What is the major trend? Where is the money really going? Is the action in the drug stocks (flat for a couple of days) a signal of a bottom? Is the NDX rally today's countertrend?
These questions flow through our shop all day, every minute and every hour. We are constantly trying to figure out what the major and minor trends are, always with an idea toward trying to figure out the Easy money and avoid the Hard money.
So let's focus on two different stocks to bring the exercise into focus,
. Both have had bad news of late. In EMC's case there is news of a
-inspired loss of business. The company has assured us that it is minor and will be made up, and the stock had already been down 25 points in advance of the bad news. Everybody reiterated buy and made nice to the stock.
Deere, on the other hand, right at its 52-week high last Friday, slapped us with some horrid news: a preannouncement of bad earnings. This was no loss of a piece of business, this was an acknowledgement that business stinks. Downgrades and number cuts surrounded the story.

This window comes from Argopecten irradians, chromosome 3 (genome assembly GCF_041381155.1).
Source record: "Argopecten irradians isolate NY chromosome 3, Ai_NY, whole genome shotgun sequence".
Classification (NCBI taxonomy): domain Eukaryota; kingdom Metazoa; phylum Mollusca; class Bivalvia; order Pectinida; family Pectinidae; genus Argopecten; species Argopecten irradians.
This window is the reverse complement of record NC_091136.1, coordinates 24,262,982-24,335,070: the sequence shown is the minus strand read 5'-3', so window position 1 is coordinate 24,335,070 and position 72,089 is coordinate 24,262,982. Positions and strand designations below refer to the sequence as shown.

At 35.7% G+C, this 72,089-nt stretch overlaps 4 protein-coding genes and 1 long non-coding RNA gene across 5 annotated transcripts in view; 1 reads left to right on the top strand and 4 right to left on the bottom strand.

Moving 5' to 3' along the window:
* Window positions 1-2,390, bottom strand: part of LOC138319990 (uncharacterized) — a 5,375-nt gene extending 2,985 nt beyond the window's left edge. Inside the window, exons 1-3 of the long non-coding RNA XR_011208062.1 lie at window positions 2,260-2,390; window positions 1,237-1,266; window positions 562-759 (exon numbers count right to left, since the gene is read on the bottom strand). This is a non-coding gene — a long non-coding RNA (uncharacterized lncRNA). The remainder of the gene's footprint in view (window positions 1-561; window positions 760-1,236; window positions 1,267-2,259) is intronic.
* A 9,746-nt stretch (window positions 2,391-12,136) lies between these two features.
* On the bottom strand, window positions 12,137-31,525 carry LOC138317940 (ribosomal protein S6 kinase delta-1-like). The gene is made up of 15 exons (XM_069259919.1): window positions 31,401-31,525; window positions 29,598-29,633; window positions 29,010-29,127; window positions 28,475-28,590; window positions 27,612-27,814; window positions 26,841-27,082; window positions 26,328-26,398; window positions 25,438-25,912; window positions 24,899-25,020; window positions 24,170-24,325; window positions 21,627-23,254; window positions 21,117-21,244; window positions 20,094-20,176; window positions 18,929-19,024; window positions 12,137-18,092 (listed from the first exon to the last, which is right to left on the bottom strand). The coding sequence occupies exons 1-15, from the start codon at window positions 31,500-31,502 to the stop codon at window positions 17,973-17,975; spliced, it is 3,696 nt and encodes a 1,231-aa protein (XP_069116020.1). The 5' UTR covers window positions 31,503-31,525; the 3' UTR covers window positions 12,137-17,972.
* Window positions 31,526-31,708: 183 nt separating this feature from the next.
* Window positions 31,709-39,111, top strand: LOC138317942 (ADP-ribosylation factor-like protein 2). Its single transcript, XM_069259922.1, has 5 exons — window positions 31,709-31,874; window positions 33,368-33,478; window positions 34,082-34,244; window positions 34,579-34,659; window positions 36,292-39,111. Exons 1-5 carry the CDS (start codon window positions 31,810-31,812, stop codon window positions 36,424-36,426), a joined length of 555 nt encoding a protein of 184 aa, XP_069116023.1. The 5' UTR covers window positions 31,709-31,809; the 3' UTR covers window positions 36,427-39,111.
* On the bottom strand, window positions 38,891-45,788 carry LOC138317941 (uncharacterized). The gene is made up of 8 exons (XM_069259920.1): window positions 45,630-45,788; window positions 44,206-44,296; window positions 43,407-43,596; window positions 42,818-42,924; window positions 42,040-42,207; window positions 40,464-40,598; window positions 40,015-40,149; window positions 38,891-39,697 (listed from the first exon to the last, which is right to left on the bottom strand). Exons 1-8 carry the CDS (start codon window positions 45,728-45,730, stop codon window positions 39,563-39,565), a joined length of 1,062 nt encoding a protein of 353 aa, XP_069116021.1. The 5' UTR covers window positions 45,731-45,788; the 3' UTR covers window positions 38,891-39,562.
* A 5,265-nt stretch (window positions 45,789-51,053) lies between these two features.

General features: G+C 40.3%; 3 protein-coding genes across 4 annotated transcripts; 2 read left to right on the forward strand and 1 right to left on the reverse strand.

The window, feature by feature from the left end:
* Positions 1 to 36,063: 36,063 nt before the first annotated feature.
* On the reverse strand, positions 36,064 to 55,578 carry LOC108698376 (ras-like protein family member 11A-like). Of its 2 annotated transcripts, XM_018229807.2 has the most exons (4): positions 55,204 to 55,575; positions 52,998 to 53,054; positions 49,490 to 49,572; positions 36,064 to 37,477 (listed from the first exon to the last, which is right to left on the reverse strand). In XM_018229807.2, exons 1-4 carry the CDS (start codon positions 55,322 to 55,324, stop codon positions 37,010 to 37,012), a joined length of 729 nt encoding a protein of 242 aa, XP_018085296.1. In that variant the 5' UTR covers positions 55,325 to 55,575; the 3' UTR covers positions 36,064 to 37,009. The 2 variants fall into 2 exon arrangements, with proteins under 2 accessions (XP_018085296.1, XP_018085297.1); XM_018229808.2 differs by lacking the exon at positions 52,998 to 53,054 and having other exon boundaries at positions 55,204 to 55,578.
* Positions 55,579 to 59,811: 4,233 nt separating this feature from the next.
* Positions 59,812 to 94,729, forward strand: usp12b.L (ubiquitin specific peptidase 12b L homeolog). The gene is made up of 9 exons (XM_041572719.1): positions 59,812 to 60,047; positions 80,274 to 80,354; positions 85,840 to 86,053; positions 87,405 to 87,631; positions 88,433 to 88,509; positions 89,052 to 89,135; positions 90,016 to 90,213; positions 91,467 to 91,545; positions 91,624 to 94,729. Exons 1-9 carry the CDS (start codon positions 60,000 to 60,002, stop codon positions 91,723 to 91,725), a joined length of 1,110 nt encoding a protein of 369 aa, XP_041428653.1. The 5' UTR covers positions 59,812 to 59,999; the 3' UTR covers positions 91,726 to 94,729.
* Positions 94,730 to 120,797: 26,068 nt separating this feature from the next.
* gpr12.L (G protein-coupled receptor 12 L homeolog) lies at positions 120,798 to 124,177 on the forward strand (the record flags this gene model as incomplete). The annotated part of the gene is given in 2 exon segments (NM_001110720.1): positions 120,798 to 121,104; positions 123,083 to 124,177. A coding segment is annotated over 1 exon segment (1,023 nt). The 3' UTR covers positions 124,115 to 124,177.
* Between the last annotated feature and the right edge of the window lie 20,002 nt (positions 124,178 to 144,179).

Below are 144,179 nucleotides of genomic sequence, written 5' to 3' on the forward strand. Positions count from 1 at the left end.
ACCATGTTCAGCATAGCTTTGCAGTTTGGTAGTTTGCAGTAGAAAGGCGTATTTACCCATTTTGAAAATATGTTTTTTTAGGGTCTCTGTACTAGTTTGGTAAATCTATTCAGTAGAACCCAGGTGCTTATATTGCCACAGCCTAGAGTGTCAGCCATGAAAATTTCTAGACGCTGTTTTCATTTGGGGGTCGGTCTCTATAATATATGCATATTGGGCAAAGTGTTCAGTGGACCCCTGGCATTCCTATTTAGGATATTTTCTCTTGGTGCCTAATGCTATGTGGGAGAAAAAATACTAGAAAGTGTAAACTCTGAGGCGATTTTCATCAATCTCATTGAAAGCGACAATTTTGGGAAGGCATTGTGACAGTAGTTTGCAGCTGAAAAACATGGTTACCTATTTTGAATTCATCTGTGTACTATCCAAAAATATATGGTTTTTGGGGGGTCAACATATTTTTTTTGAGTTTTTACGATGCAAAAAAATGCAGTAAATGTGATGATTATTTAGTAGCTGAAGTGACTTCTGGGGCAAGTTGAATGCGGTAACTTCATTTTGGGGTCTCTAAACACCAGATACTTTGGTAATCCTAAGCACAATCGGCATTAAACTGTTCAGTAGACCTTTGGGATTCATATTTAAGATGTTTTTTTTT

How did these companies react to the news? EMC got crushed again, down another 10%. Holy smokes, that's a rough one. Despite all of that reiteration-of-buy-rating buying. Ouch.
Deere? Two days later it is back to the level where it preannounced. Without any Street support. That's amazing to me. It is why I bought
on the discount caused by the
downgrade, and why I am not speculating on EMC now as much as I would love to.
My point: The major trend lets you have your back. Does that mean you should sell your
? No, it just means that the big money keeps going in one direction and you have to know that direction to trade well.
James J. Cramer is manager of a hedge fund and co-founder of TheStreet.com. At the time of publication the fund was long Cisco, Halliburton and Hewlett-Packard, though positions can change at any time. Under no circumstances does the information in this column represent a recommendation to buy or sell stocks. Cramer's writings provide insights into the dynamics of money management and are not a solicitation for transactions. While he cannot provide investment advice or recommendations, he invites you to comment on his column by sending an email to